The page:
Unmediated Experience

Erik & Maaike's Tranquil Country Cottage. Sleepy pup

Source: Apartment Therapy.

Unmediated Experience
Bob Hicok

She does this thing. Our seventeen-
year-old dog. Our mostly deaf dog.
Our mostly dead dog, statistically
speaking. When I crouch.
When I put my mouth to her ear
and shout her name. She walks away.
Walks toward the nothing of speech.
She even trots down the drive, ears up,
as if my voice is coming home.
It’s like watching a child
believe in Christmas, right
before you burn the tree down.
Every time I do it, I think, this time
she’ll turn to me. This time
she’ll put voice to face. This time,
I’ll be absolved of decay.
Which is like being a child
who believes in Christmas
as the tree burns, as the drapes catch,
as Santa lights a smoke
with his blowtorch and asks, want one?
. . . . . . . . . . .
It is interesting to me that old dogs seem to inspire the most poetry. Perhaps it is because we feel most tenderly toward them? And because they make us feel so sad?

Creating a safe home for dogs and children

In some ways, this is a continuation of my hypothetical dread post about Pyrrha’s phobia of children. Many thanks to everyone for your kind comments, advice, and anecdotes. You are the best.

A toddler and a floofy-looking terrier mix

I feel that there are three types of dogs, when it comes to interacting with children: (1) dogs who inherently adore children, (2) dogs who tolerate children, and (3) dogs who are afraid of (dislike) children.

The most important caveat of these types, however, is that ALL dogs, regardless of type, can be provoked to bite or to otherwise harm a child. It can be hard for many people to believe this about their beloved family dogs, but it’s a vital fact to remember for those who keep children and dogs under the same roof.

Bo, who acted as my surrogate dog before we got Pyrrha, was the definition of Type 1. He worshiped children! On the pedestrian mall, he wanted to greet every child he saw, especially the small ones, probably because they were the ones most likely covered with food remnants. He is also a golden retriever, a breed famous for its adoration of all humans, regardless of degree of knowledge. I feel that most stable dogs are Type 2, which is nice. Many dogs can coexist peacefully in a home with children, even if they aren’t naturally magnetized toward them. Eden, from my best observations, is Type 2. She’s interested in children and wants to greet them. Eden doesn’t show any fear of children but neither is she naturally attracted to them (any more than she is to other strangers). Pyrrha, sadly, is Type 3, as are many dogs whose fears span a wide range of beings/things.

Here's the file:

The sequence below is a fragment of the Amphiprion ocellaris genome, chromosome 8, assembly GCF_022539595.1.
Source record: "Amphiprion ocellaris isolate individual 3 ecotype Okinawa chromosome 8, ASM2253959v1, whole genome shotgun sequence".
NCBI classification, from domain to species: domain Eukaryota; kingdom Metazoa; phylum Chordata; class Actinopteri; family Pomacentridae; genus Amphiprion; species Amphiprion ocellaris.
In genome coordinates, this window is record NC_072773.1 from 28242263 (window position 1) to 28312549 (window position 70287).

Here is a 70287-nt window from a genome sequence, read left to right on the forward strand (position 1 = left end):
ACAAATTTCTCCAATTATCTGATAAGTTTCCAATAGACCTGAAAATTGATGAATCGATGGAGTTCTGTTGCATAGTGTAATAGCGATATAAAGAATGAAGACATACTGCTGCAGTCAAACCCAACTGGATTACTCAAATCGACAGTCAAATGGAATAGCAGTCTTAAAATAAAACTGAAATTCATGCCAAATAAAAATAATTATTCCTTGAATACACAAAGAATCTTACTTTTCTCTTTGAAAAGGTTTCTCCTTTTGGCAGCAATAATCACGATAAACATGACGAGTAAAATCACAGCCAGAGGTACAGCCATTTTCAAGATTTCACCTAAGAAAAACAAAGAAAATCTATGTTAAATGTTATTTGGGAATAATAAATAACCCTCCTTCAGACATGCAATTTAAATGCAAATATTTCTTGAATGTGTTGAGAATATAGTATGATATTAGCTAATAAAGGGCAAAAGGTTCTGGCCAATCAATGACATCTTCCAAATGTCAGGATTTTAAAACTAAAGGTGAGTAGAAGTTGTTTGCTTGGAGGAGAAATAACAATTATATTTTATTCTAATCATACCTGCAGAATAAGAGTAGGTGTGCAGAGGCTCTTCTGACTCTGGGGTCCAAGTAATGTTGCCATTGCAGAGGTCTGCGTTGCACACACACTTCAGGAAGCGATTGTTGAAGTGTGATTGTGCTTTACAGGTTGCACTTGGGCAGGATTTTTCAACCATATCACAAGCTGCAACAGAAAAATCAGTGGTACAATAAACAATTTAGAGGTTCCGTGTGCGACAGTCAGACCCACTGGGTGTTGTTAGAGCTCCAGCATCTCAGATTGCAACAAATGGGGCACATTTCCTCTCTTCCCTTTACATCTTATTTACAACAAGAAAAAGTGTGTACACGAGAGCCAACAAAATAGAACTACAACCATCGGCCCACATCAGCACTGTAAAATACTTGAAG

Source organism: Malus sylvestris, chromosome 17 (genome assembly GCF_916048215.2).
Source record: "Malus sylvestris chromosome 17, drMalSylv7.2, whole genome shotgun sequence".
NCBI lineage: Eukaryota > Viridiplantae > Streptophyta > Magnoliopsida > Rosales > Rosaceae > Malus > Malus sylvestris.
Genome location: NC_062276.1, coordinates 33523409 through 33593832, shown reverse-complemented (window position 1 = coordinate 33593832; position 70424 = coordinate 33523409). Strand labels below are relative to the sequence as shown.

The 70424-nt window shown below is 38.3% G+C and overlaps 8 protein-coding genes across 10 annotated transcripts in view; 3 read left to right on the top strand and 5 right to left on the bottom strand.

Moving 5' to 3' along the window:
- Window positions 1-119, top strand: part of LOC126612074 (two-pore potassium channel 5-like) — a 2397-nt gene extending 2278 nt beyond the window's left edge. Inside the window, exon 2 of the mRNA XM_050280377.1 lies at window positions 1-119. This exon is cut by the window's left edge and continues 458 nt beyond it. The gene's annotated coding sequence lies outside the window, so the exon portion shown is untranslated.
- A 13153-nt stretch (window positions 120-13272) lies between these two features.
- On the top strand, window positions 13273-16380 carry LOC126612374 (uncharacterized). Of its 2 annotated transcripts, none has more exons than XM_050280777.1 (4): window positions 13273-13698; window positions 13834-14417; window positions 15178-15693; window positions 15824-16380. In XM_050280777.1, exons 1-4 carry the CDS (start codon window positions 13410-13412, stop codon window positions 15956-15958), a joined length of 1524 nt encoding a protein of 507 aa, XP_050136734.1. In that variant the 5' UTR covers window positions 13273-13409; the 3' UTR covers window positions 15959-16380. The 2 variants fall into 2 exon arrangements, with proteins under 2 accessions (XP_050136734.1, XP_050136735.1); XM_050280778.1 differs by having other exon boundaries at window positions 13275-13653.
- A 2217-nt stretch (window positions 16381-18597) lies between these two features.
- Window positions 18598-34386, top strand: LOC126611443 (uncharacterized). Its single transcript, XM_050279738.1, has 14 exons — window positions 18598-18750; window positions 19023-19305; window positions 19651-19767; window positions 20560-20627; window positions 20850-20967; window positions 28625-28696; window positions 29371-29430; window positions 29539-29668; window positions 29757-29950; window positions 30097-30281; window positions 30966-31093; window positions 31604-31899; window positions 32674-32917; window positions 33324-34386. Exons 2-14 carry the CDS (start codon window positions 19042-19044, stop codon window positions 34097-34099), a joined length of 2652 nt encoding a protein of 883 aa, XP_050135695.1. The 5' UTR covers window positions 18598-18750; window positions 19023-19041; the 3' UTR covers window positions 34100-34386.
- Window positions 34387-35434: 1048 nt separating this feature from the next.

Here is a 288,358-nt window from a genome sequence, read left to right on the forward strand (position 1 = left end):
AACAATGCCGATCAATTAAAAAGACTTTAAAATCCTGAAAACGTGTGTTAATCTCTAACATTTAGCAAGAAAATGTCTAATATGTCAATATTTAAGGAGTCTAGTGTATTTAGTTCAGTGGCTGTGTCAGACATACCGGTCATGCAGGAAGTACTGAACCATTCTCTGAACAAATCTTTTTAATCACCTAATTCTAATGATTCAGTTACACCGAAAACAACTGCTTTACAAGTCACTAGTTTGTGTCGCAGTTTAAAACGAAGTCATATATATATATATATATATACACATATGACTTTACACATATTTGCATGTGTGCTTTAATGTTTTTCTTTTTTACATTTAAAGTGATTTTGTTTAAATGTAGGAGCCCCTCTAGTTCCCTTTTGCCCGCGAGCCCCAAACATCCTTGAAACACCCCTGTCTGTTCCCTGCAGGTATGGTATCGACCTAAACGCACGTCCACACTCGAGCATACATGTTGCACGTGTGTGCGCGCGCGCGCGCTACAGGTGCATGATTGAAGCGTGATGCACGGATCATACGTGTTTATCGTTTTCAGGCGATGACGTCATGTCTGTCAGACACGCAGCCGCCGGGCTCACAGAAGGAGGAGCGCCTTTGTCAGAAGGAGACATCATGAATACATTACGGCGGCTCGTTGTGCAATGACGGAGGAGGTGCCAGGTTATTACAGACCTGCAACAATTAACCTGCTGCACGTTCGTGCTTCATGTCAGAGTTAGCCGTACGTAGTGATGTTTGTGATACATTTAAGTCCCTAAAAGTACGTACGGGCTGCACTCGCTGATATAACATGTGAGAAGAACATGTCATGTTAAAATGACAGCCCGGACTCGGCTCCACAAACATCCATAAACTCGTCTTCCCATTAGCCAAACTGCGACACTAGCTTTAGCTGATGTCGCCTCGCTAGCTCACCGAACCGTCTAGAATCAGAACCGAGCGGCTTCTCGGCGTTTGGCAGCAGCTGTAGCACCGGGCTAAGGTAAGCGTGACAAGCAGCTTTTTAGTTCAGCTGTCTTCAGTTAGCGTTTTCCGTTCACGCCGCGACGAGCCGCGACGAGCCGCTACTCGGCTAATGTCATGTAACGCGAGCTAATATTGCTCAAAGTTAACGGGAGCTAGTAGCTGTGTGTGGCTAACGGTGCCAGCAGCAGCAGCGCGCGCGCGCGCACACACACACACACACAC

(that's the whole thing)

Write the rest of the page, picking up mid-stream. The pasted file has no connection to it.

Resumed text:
Boy with a Boston terrier.Despite these categories, I feel that many parents (especially those of young children) treat ALL dogs as if they were Type 1 (i.e., naturally in love with children). And even if the dogs are Type 1, I see many parents abusing the tolerance of their dogs by letting their children manhandle the dog, hurt them, stress them out, threaten them, etc.

I am often appalled by the photos that circulate on social media of “cute” baby/dog photos, often with the dogs showing extreme calming signals and distress with totally unaware infants draped over them. Such photo ops are downright dangerous. They are NOT adorable, under any circumstances. Even in these vintage photos in this post, only the first dog (that scruffy, cute terrier-looking pup) seems happy to be with a child; his mouth is open and relaxed. The Boston terrier with the boy has a hard mouth and does not look pleased, and the mix on his hind legs with the girl (below) would clearly rather be doing something else. Dogs and Babies has a great post of appropriate child/dog photos; you’ll notice that they are very different from the most popular ones circulating on Pinterest, which tend to treat dogs as props.

Two very charming faces

If and when we have children, here are some basic guidelines we plan on observing.